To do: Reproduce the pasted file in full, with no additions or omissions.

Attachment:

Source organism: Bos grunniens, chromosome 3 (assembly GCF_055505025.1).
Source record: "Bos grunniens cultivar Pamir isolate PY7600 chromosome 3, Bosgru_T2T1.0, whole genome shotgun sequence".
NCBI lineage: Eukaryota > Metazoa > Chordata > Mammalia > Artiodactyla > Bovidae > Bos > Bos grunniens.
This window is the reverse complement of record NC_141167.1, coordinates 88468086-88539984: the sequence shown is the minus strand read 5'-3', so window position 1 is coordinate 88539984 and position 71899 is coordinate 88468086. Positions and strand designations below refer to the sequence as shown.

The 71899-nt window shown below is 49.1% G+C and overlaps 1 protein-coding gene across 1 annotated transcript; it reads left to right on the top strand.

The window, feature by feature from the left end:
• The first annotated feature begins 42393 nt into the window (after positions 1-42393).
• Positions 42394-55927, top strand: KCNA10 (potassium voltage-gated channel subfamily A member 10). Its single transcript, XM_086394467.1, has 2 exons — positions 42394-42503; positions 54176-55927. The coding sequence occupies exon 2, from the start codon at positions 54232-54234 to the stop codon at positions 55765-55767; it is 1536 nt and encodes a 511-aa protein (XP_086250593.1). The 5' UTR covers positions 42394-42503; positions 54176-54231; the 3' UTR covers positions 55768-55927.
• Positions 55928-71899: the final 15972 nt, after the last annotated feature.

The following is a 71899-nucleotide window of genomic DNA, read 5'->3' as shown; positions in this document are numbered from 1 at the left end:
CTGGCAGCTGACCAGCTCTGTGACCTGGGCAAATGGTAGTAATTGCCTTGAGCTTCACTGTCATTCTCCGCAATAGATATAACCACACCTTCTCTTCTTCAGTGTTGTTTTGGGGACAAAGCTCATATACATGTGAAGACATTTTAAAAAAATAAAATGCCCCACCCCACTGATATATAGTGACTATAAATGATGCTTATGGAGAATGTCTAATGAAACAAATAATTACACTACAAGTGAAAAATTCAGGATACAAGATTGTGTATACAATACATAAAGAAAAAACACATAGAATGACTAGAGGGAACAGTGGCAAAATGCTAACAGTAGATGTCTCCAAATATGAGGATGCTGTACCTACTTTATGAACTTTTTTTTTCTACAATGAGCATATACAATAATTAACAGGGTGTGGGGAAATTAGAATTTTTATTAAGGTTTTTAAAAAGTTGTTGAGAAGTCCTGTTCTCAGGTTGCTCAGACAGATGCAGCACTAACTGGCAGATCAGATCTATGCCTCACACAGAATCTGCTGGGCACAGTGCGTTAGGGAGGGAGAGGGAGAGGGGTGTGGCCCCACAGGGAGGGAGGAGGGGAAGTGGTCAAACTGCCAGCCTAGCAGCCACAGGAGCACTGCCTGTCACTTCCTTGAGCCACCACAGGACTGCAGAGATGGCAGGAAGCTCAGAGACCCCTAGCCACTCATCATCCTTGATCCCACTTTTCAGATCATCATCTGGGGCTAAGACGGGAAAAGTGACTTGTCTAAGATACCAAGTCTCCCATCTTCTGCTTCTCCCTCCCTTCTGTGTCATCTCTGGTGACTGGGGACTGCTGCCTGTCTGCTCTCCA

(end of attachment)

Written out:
Source organism: Bos grunniens, chromosome 3 (assembly GCF_055505025.1).
Source record: "Bos grunniens cultivar Pamir isolate PY7600 chromosome 3, Bosgru_T2T1.0, whole genome shotgun sequence".
NCBI lineage: Eukaryota > Metazoa > Chordata > Mammalia > Artiodactyla > Bovidae > Bos > Bos grunniens.
This window is the reverse complement of record NC_141167.1, coordinates 88468086-88539984: the sequence shown is the minus strand read 5'-3', so window position 1 is coordinate 88539984 and position 71899 is coordinate 88468086. Positions and strand designations below refer to the sequence as shown.

The 71899-nt window shown below is 49.1% G+C and overlaps 1 protein-coding gene across 1 annotated transcript; it reads left to right on the top strand.

The window, feature by feature from the left end:
• The first annotated feature begins 42393 nt into the window (after positions 1-42393).
• Positions 42394-55927, top strand: KCNA10 (potassium voltage-gated channel subfamily A member 10). Its single transcript, XM_086394467.1, has 2 exons — positions 42394-42503; positions 54176-55927. The coding sequence occupies exon 2, from the start codon at positions 54232-54234 to the stop codon at positions 55765-55767; it is 1536 nt and encodes a 511-aa protein (XP_086250593.1). The 5' UTR covers positions 42394-42503; positions 54176-54231; the 3' UTR covers positions 55768-55927.
• Positions 55928-71899: the final 15972 nt, after the last annotated feature.

The following is a 71899-nucleotide window of genomic DNA, read 5'->3' as shown; positions in this document are numbered from 1 at the left end:
CTGGCAGCTGACCAGCTCTGTGACCTGGGCAAATGGTAGTAATTGCCTTGAGCTTCACTGTCATTCTCCGCAATAGATATAACCACACCTTCTCTTCTTCAGTGTTGTTTTGGGGACAAAGCTCATATACATGTGAAGACATTTTAAAAAAATAAAATGCCCCACCCCACTGATATATAGTGACTATAAATGATGCTTATGGAGAATGTCTAATGAAACAAATAATTACACTACAAGTGAAAAATTCAGGATACAAGATTGTGTATACAATACATAAAGAAAAAACACATAGAATGACTAGAGGGAACAGTGGCAAAATGCTAACAGTAGATGTCTCCAAATATGAGGATGCTGTACCTACTTTATGAACTTTTTTTTTCTACAATGAGCATATACAATAATTAACAGGGTGTGGGGAAATTAGAATTTTTATTAAGGTTTTTAAAAAGTTGTTGAGAAGTCCTGTTCTCAGGTTGCTCAGACAGATGCAGCACTAACTGGCAGATCAGATCTATGCCTCACACAGAATCTGCTGGGCACAGTGCGTTAGGGAGGGAGAGGGAGAGGGGTGTGGCCCCACAGGGAGGGAGGAGGGGAAGTGGTCAAACTGCCAGCCTAGCAGCCACAGGAGCACTGCCTGTCACTTCCTTGAGCCACCACAGGACTGCAGAGATGGCAGGAAGCTCAGAGACCCCTAGCCACTCATCATCCTTGATCCCACTTTTCAGATCATCATCTGGGGCTAAGACGGGAAAAGTGACTTGTCTAAGATACCAAGTCTCCCATCTTCTGCTTCTCCCTCCCTTCTGTGTCATCTCTGGTGACTGGGGACTGCTGCCTGTCTGCTCTCCA